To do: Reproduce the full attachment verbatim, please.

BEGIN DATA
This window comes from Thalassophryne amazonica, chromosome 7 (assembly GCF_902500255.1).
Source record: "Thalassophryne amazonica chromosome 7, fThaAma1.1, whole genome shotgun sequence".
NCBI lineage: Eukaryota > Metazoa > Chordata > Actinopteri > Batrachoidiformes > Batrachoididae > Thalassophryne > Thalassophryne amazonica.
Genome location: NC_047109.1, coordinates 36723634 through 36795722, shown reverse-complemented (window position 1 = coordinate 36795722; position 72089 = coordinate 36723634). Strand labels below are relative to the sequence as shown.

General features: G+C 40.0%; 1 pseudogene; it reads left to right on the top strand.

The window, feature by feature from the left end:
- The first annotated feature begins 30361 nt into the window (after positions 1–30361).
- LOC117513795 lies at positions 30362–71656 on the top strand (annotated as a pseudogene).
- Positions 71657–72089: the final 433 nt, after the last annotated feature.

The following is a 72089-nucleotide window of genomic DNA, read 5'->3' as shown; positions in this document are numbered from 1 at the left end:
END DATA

This window comes from Thalassophryne amazonica, chromosome 7 (assembly GCF_902500255.1).
Source record: "Thalassophryne amazonica chromosome 7, fThaAma1.1, whole genome shotgun sequence".
NCBI lineage: Eukaryota > Metazoa > Chordata > Actinopteri > Batrachoidiformes > Batrachoididae > Thalassophryne > Thalassophryne amazonica.
Genome location: NC_047109.1, coordinates 36723634 through 36795722, shown reverse-complemented (window position 1 = coordinate 36795722; position 72089 = coordinate 36723634). Strand labels below are relative to the sequence as shown.

General features: G+C 40.0%; 1 pseudogene; it reads left to right on the top strand.

The window, feature by feature from the left end:
- The first annotated feature begins 30361 nt into the window (after positions 1–30361).
- LOC117513795 lies at positions 30362–71656 on the top strand (annotated as a pseudogene).
- Positions 71657–72089: the final 433 nt, after the last annotated feature.

The following is a 72089-nucleotide window of genomic DNA, read 5'->3' as shown; positions in this document are numbered from 1 at the left end: